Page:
Did the Universal Peace Banner influence the NWP’s colors? There is no evidence that either Alice Paul or Grace Hoffman White (often credited with selecting the colors) had seen the Universal Peace Banner. But it is of course, possible. The fact that the colors have essentially the same symbolism (at least in 1913) is suggestive. Further, Grace Hoffman White was involved in the peace movement and even published a poem in 1909 on the “Prince of Peace.” This too, betokens a connection. When Susan B. Anthony was asked to comment on the Universal Peace Banner in 1898, she responded by saying that its symbolism was “the legitimate outcome of the principles according to which she (Anthony) was reared.”   And here she was referring to her Quaker upbringing, which of course was a common thread between her and Alice Paul. Anthony, moreover, who “had never been willing to wear a badge,” nevertheless “felt a desire to wear the Peace colors” and at a meeting of the U.S. chapter of the ICW pinned the yellow, purple and white to her dress. All of this falls short of proof that NWP’s colors were inspired by the colors of the Universal Peace Banner. But the absence of definitive proof should not prevent us from considering the thread of non-violence that connects the two symbols. In 1893, leading suffragist May Wright Sewall asked, “shall we be willing in this development of organized effort to recognize our ancestry?” The link between the colors of the NWP and the ICW helps us to do just that. Like warp and weft, the horizontal stripes of the NWP’s banner and the vertical stripes of the Universal Peace Banner connect non-violence at the domestic level with non-violence at the international level.  The two symbols are profoundly and mysteriously linked.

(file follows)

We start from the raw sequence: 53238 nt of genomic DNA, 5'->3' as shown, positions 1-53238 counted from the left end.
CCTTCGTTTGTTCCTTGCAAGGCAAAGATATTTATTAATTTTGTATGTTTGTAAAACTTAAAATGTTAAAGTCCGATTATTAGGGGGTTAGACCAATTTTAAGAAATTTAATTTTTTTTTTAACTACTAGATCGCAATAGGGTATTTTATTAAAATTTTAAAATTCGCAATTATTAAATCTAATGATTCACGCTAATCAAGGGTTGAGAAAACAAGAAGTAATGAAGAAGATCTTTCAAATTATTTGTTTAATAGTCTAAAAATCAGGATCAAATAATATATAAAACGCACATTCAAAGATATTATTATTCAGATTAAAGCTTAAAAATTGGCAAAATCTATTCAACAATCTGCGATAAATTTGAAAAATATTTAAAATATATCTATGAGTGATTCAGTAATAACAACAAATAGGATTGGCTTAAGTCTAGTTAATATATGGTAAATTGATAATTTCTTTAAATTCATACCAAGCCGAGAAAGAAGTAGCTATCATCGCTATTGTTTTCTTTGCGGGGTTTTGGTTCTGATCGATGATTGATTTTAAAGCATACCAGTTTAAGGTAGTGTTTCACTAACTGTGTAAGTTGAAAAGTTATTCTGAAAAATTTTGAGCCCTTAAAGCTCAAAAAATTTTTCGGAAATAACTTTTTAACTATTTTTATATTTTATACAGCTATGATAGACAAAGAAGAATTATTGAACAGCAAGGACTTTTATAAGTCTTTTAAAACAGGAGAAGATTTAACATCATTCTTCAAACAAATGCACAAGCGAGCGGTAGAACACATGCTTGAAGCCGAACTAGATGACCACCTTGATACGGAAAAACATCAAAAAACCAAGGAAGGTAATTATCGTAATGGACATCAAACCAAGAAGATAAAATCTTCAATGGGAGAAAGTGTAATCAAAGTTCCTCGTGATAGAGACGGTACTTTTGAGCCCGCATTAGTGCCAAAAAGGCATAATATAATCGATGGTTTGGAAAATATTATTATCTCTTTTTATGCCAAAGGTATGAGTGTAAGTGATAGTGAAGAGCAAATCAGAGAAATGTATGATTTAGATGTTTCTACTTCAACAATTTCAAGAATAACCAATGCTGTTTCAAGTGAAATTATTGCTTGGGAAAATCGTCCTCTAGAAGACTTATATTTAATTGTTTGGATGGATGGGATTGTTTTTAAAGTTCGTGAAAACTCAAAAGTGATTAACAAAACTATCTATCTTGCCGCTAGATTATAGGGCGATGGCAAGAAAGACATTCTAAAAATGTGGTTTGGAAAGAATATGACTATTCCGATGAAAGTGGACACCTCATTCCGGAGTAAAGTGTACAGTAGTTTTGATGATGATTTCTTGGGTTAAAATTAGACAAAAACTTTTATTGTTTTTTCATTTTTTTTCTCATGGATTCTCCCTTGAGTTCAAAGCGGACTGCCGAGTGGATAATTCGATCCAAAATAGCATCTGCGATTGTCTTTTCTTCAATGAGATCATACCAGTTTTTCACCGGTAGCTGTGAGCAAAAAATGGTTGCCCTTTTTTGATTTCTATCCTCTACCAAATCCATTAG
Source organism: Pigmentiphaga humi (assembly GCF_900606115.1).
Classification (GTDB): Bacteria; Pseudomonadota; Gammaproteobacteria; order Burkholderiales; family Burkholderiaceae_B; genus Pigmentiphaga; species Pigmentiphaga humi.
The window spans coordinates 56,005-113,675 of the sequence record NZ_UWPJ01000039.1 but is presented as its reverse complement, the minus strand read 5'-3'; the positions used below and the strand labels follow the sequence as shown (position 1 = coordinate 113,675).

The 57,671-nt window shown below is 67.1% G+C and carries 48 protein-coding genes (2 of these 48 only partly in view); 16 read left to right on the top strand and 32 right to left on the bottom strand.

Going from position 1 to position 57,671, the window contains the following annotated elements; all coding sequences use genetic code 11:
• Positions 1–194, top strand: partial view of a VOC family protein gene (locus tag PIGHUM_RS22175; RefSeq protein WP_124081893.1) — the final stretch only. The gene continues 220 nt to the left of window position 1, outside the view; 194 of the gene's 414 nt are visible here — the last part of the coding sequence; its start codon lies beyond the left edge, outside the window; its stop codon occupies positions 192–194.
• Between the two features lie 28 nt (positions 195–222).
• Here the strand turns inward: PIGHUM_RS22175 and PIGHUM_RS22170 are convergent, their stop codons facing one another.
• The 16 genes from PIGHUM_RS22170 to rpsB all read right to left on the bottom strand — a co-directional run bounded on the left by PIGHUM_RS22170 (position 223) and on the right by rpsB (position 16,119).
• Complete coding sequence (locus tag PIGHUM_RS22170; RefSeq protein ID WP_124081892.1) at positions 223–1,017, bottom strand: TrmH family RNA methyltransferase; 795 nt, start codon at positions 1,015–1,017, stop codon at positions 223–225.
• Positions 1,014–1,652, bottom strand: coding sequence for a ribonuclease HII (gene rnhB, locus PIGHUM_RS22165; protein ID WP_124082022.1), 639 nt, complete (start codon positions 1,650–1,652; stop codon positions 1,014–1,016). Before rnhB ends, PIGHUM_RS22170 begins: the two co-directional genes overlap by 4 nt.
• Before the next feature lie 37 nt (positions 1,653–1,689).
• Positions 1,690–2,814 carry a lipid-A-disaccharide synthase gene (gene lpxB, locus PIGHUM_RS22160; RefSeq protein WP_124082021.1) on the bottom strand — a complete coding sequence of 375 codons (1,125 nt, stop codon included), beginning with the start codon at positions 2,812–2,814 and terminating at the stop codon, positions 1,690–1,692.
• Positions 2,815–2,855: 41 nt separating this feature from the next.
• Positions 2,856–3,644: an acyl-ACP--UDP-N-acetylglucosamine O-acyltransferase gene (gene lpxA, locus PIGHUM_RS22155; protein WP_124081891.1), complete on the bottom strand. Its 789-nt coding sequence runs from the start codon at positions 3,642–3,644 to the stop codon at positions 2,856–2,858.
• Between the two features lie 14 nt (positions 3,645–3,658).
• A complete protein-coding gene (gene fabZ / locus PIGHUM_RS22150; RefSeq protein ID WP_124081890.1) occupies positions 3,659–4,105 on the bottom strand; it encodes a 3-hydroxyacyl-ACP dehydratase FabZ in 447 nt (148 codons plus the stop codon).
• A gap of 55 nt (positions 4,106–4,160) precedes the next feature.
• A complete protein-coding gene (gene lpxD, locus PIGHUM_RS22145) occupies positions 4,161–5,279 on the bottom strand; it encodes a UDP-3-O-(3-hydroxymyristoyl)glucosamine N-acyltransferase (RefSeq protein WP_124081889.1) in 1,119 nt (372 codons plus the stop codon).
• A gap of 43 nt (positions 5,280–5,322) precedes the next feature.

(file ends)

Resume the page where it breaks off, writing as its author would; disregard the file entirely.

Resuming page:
Hope Elizabeth May is Professor of Philosophy at Central Michigan University, where she also directs its Center for Professional and Personal Ethics. Both a philosophy and a lawyer, Dr. May has created a number of innovative educational activities aimed at exposing the story of the 19 th century “Peace through Law” tradition of The Hague  – and the role of organized women therein.  These activities include A Grotian Moment , Piece of the Palace , Pro Concordia Labor and the Forward Into Light Master Classes that she organizes annually with the Peace Palace in The Hague, The Netherlands.  She has spoken at a number of international institutions including The International Criminal Court and The Peace Palace (both in The Hague, The Netherlands), The Extraordinary Chambers in the Courts of Cambodia (Phonm Penh, Cambodia), The No Gun Ri/Jeju Island Peace Academy (South Korea) and The Nobel Institute (Oslo, Norway).  You can learn more about her work here .

Leave a Reply

Your email address will not be published. Required fields are marked *


2 × = two

You may use these HTML tags and attributes: <a href="" title=""> <abbr title=""> <acronym title=""> <b> <blockquote cite=""> <cite> <code> <del datetime=""> <em> <i> <q cite=""> <s> <strike> <strong>